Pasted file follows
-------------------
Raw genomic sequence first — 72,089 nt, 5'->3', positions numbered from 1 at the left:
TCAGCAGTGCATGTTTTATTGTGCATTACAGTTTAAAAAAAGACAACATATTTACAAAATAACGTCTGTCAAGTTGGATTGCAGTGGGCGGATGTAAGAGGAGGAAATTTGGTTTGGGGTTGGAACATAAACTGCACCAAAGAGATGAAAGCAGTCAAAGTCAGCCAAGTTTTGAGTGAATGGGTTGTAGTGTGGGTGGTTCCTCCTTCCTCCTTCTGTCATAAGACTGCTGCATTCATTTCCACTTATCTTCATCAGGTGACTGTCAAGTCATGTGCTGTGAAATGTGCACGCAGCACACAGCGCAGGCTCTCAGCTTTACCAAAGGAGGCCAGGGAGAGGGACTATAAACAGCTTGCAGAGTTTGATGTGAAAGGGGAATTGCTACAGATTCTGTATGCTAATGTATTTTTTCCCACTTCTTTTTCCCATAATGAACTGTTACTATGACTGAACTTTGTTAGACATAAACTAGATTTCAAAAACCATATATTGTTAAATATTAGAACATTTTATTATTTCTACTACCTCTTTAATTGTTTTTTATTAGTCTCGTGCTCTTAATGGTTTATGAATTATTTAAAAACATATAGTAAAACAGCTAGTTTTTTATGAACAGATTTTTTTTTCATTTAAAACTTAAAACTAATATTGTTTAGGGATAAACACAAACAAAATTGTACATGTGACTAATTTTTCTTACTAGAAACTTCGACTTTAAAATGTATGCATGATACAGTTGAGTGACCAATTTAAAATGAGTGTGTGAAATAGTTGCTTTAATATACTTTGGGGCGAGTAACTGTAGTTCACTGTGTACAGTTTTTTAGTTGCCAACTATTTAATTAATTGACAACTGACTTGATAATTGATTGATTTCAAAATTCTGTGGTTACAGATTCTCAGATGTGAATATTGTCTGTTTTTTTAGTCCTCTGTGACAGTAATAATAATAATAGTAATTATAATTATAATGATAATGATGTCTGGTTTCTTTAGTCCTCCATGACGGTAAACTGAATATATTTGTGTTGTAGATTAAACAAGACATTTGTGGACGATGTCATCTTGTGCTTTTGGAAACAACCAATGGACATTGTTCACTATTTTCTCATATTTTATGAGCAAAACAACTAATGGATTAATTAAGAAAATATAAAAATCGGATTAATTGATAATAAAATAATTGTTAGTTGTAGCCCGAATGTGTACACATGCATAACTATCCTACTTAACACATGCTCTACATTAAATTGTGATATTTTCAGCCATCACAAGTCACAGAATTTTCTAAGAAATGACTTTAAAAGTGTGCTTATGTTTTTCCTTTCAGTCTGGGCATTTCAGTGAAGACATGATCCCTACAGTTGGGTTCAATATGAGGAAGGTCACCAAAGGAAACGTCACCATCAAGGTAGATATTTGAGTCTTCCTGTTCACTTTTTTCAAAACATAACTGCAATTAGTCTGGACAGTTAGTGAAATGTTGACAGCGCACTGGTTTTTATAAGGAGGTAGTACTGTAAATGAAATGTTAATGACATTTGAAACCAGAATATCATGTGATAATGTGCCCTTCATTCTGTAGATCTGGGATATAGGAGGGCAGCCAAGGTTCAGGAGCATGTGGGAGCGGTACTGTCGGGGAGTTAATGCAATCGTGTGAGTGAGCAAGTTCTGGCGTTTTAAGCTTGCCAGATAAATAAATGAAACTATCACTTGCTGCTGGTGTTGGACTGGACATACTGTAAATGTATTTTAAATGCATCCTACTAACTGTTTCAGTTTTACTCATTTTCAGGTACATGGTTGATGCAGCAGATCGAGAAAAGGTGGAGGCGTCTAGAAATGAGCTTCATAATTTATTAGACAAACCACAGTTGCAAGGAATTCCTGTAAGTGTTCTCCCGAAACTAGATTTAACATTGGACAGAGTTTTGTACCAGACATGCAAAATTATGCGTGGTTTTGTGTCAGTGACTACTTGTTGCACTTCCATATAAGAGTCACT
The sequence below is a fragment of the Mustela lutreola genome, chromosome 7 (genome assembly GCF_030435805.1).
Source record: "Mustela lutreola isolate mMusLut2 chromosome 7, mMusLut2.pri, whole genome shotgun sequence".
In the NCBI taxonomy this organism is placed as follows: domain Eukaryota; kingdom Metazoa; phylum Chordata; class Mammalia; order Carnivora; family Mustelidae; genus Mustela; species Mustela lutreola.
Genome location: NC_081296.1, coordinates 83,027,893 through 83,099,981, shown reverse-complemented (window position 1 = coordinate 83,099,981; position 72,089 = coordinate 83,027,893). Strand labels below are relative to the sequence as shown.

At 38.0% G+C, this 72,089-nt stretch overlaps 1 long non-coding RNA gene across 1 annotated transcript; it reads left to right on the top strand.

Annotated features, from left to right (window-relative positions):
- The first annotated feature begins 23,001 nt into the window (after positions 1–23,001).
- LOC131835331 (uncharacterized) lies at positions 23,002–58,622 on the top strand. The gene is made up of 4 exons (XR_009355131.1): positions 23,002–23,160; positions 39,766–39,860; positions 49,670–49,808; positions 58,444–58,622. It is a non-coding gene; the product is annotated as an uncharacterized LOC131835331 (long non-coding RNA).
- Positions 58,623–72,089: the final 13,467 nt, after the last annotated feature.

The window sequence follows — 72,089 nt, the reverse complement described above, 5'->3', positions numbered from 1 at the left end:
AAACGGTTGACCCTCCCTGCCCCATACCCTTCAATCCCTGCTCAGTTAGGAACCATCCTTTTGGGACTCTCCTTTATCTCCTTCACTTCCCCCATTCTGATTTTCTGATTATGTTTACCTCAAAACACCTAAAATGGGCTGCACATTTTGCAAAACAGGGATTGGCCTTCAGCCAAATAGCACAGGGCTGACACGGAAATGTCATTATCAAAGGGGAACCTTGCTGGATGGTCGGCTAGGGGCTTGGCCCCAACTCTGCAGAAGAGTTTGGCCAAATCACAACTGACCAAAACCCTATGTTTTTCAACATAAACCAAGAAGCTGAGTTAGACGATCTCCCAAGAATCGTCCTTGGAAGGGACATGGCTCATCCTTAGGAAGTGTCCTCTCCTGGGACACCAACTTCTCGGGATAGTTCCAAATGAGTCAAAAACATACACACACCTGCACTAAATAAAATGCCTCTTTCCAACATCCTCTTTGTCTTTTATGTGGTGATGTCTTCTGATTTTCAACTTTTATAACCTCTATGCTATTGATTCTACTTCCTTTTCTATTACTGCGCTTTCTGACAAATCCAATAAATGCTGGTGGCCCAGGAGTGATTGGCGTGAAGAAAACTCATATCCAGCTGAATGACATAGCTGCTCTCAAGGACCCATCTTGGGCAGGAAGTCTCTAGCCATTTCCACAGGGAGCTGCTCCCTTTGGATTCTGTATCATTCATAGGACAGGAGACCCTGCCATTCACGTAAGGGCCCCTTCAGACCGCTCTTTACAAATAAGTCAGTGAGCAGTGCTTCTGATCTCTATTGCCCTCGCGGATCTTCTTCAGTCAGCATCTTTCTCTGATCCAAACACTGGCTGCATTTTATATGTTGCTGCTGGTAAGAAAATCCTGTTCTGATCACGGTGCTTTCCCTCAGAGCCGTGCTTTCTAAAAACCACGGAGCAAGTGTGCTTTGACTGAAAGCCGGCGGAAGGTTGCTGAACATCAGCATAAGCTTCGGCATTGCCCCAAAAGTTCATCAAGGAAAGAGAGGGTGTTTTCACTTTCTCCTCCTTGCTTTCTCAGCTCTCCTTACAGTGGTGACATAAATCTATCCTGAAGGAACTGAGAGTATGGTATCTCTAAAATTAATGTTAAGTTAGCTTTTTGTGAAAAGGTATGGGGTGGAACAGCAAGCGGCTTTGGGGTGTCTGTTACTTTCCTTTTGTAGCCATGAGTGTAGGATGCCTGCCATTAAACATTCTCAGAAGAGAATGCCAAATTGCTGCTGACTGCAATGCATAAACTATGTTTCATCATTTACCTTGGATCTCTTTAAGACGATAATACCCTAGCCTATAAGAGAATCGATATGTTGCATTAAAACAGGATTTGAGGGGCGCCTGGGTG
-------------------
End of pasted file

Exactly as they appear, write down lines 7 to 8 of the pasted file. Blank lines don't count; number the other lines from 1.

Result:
At 38.0% G+C, this 72,089-nt stretch overlaps 1 long non-coding RNA gene across 1 annotated transcript; it reads left to right on the top strand.

Annotated features, from left to right (window-relative positions):